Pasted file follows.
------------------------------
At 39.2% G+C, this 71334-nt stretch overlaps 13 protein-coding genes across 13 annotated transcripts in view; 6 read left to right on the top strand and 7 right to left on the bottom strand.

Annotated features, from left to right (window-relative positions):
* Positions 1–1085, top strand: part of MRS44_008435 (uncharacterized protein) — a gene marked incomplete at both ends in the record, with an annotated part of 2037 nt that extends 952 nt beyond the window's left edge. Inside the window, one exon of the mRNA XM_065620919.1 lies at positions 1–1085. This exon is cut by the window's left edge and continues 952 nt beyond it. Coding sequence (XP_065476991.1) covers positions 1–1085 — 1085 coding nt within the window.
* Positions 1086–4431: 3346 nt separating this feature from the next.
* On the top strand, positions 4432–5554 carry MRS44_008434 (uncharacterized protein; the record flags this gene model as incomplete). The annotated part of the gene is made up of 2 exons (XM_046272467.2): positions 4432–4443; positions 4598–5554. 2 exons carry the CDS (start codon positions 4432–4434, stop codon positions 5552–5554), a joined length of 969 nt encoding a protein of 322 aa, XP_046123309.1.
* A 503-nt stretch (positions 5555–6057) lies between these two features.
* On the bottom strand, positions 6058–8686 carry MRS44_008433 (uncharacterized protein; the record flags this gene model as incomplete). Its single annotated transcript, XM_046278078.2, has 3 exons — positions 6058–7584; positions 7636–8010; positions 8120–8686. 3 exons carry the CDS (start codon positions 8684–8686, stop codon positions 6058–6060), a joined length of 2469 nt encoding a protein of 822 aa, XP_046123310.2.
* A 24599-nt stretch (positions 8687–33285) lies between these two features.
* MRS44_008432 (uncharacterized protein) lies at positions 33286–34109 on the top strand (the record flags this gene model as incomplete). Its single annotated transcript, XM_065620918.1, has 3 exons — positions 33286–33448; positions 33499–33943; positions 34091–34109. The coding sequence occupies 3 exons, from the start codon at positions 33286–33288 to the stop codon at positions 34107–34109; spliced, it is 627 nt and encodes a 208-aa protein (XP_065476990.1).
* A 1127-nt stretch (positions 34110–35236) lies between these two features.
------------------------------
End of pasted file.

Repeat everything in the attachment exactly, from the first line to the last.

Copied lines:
At 39.2% G+C, this 71334-nt stretch overlaps 13 protein-coding genes across 13 annotated transcripts in view; 6 read left to right on the top strand and 7 right to left on the bottom strand.

Annotated features, from left to right (window-relative positions):
* Positions 1–1085, top strand: part of MRS44_008435 (uncharacterized protein) — a gene marked incomplete at both ends in the record, with an annotated part of 2037 nt that extends 952 nt beyond the window's left edge. Inside the window, one exon of the mRNA XM_065620919.1 lies at positions 1–1085. This exon is cut by the window's left edge and continues 952 nt beyond it. Coding sequence (XP_065476991.1) covers positions 1–1085 — 1085 coding nt within the window.
* Positions 1086–4431: 3346 nt separating this feature from the next.
* On the top strand, positions 4432–5554 carry MRS44_008434 (uncharacterized protein; the record flags this gene model as incomplete). The annotated part of the gene is made up of 2 exons (XM_046272467.2): positions 4432–4443; positions 4598–5554. 2 exons carry the CDS (start codon positions 4432–4434, stop codon positions 5552–5554), a joined length of 969 nt encoding a protein of 322 aa, XP_046123309.1.
* A 503-nt stretch (positions 5555–6057) lies between these two features.
* On the bottom strand, positions 6058–8686 carry MRS44_008433 (uncharacterized protein; the record flags this gene model as incomplete). Its single annotated transcript, XM_046278078.2, has 3 exons — positions 6058–7584; positions 7636–8010; positions 8120–8686. 3 exons carry the CDS (start codon positions 8684–8686, stop codon positions 6058–6060), a joined length of 2469 nt encoding a protein of 822 aa, XP_046123310.2.
* A 24599-nt stretch (positions 8687–33285) lies between these two features.
* MRS44_008432 (uncharacterized protein) lies at positions 33286–34109 on the top strand (the record flags this gene model as incomplete). Its single annotated transcript, XM_065620918.1, has 3 exons — positions 33286–33448; positions 33499–33943; positions 34091–34109. The coding sequence occupies 3 exons, from the start codon at positions 33286–33288 to the stop codon at positions 34107–34109; spliced, it is 627 nt and encodes a 208-aa protein (XP_065476990.1).
* A 1127-nt stretch (positions 34110–35236) lies between these two features.